In an essay published at the Atlantic online, TIF editor-at-large Steven Barrie-Anthony urges politicians and pundits to pay closer attention to “spiritual but not religious” voters as a potentially influential bloc:
There is the potential for spiritual voters to exert major influence this year and in 2016. Religiously unaffiliated voters are strongly Democratic in national elections, and a majority are socially progressive on issues such as abortion and same-sex marriage. But there is growth possibility for Democrats. While religious nonaffiliation has expanded rapidly in recent years, “nones” account for a flat 12 percent of voters in presidential contests since 2008. Over the same period, the percentage of “nones” identifying as Democrats fell slightly, while the percentage identifying as independents increased to half—good news for Republicans and third-party candidates. Republicans are unlikely to wring much from spiritual voters; but Democrats stand to gain significantly, or lose out, depending on their ability to inspire them.
The question is, will politicians study the category well enough to identify and appeal to broadly shared values and longings? Spiritual voters are a diverse cohort and do not come hand-delivered as a political bloc—but there are shared values and experiences that call out for political cultivation. Their support for progressive causes links up with a broader unease with religious, political, and financial institutions viewed as tainted by wrongheaded values and jaded self-interest.
But the other side of religious nonaffiliation, and what politicians often neglect, is that for spiritual voters the sacred strongly persists. Reading them narrowly as atheists or secularists misses out on the political rewards that come from constituents feeling seen and understood. This sacred is various, but it coheres for many in its resistance to religious enclosure and its support of certain progressive values. Politicians fire up religious blocs through careful attunement to religious values. Better attunement to spiritual values will help inspire spiritual voters.
Read the full essay here.
Steven Barrie-Anthony’s post about the importance of appealing to a bloc of voters who identify as “spiritual but not religious” falls into the same trap as do many issues that concern finding common ground between groups in a secular age. Barrie-Anthony stresses the importance of politicians attracting spiritual voters’ interest by acknowledging and appreciating their values. However, it is an arduous task for politicians to identify and understand shared values when it is improbable that those exist. The frequent critique of a secular society is that there is no framework of morality that applies to every individual. Due to the acceptance of all religious beliefs and values in a pluralistic and increasingly tolerant society, the lack of authority that one morality holds over another lends itself to an individualistic system in which there is disparity even within supposedly uniform groups such as Catholics or Muslims. This lack of homogeneity becomes problematic in political situations that require politicians to place voters for their convenience into groups with similar values and desires. Barrie-Anthony admits, “Spiritual voters are a diverse cohort and do not come hand-delivered as a political bloc.” However, politics necessitates this type of classification, despite the sundry nature of current religious groups’ resistance to this system.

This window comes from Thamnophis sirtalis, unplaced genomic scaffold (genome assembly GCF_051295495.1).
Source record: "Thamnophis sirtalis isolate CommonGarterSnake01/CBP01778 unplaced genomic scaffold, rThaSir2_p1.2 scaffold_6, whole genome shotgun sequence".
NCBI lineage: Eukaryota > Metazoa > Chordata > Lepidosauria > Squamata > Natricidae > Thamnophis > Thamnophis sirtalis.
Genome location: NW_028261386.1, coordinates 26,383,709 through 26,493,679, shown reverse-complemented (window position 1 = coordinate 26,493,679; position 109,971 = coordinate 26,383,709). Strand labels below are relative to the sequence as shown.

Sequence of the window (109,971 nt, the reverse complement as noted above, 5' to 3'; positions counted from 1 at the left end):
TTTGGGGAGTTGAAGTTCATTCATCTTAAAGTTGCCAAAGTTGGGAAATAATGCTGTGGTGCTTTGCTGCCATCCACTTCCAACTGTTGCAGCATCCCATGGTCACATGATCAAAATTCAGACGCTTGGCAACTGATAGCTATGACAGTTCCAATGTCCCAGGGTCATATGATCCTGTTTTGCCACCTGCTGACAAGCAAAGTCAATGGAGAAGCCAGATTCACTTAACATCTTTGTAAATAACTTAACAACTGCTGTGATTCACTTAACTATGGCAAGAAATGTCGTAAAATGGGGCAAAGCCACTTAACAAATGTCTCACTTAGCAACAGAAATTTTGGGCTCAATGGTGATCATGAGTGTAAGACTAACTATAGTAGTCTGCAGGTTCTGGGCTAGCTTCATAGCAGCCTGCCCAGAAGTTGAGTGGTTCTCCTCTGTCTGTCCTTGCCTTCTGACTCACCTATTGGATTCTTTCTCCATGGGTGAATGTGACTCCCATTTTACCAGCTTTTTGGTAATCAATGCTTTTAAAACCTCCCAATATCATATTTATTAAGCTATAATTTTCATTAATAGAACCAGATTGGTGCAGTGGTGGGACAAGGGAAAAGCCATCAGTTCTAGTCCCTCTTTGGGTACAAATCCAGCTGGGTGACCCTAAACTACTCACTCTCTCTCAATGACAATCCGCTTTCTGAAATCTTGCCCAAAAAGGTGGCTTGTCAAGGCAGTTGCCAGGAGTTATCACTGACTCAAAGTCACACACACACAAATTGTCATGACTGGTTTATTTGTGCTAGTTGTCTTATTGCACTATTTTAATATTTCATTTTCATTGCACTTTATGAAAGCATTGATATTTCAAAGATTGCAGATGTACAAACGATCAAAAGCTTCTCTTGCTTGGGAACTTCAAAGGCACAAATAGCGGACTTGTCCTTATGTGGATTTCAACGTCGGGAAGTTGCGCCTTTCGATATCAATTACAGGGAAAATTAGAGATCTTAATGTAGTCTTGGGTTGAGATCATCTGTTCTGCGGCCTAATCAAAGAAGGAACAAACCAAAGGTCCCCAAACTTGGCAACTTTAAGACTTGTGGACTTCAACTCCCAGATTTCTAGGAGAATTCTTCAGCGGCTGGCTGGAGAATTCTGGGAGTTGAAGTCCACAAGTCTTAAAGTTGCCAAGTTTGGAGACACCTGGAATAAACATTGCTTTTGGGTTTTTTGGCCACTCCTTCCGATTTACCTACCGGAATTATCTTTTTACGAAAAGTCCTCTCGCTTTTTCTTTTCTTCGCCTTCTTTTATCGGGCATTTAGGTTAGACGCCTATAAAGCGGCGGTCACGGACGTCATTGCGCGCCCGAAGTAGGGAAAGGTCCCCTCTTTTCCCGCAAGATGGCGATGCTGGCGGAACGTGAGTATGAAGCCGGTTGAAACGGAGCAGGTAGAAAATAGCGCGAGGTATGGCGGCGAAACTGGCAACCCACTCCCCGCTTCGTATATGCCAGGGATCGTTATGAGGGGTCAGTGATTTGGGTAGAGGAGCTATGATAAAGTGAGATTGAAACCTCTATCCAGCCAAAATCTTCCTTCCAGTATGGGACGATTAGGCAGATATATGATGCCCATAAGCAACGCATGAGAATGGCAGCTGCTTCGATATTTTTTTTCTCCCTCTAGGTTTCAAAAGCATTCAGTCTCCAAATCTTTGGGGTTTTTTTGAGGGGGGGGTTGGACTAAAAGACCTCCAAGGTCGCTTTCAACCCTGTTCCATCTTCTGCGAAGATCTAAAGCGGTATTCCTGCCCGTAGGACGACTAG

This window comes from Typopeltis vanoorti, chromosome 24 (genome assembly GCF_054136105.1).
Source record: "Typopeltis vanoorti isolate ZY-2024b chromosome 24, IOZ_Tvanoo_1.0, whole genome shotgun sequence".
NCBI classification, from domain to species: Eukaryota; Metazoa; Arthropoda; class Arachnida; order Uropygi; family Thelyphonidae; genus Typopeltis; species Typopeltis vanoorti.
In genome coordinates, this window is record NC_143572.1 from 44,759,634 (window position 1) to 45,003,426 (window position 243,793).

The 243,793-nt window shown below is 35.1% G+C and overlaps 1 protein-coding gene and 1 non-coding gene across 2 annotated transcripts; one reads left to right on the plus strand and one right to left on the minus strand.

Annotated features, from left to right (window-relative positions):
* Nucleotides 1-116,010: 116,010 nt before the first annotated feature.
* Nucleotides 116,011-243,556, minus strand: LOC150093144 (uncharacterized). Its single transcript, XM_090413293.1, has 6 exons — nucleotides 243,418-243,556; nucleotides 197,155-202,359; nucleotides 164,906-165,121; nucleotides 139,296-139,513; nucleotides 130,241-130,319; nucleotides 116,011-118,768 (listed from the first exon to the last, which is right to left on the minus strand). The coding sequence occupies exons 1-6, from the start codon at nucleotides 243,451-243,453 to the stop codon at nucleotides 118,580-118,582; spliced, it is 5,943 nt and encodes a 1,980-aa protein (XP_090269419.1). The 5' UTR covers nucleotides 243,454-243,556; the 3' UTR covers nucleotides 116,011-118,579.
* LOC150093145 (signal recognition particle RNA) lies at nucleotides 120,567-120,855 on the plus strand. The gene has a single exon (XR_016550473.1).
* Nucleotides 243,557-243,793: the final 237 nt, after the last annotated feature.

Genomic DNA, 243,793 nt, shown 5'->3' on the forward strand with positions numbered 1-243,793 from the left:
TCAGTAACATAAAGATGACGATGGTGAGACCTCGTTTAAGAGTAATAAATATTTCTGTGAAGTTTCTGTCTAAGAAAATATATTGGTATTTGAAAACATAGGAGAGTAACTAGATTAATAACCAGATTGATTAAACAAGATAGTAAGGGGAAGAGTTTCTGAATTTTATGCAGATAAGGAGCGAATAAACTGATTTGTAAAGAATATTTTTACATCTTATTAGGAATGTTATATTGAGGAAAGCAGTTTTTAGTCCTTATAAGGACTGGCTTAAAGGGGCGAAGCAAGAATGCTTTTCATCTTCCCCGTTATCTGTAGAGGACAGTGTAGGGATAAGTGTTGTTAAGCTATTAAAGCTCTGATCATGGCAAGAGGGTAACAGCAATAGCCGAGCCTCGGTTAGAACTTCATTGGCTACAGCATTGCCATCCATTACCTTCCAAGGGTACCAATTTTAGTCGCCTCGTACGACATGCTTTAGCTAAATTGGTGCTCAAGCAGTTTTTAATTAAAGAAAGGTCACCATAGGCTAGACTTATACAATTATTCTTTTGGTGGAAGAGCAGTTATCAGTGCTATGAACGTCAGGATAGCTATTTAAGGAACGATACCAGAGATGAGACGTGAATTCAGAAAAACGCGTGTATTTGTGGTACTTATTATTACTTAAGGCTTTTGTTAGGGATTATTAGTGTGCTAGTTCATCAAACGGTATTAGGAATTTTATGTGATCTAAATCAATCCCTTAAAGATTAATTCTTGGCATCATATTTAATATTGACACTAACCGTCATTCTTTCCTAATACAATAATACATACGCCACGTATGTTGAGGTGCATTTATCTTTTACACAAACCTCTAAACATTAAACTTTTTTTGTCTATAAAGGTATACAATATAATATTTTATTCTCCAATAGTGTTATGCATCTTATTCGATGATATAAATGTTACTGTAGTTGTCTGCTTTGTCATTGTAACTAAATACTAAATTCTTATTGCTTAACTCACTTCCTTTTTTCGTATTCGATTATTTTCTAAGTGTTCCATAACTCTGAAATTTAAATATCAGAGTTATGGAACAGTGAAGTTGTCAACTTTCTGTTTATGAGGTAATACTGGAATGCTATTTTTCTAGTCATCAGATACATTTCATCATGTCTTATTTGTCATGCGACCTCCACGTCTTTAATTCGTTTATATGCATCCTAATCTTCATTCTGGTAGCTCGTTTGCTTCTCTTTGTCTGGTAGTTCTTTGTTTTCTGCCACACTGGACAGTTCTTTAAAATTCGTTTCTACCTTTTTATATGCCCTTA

Whereas the problem is applicable to religious groups, it is exacerbated when dealing with clusters that are not defined by their identification with a certain religious tradition, such as “nones.” With members comprising such a large umbrella group, it is unproductive to assume that just because they do not adhere to the values of a certain faith, which are not even uniform, that they must necessarily identify with “progressive values.” Barrie-Anthony’s plea that politicians should become better attuned to “spiritual values” is an impossible request because such values do not exist; one can never distinguish values that apply to all voters who identify as “spiritual but not religious,” a title that already contains two terms that resist simple definitions, let alone accompanying values. The fluctuation in party identification among the “nones” that Barrie-Anthony points out attests to this fact. While he acknowledges the danger in classifying spiritual voters as atheists or secularists, this warning against a narrow reading does not adequately acknowledge the extent to which spiritual voters’ values vary, especially within the context of our tolerant secular age. So while there may indeed exist a link between spiritual voters’ “unease with religious, political, and financial institutions” and “progressive causes,” to assume that all spiritual voters possess that unease is a generalization, which renders the link weak. Therefore, appealing to spiritual voters as a unified group will not ultimately benefit politicians due to spiritual voters’ assorted motivations for identifying as spiritual and their accordingly diverse values.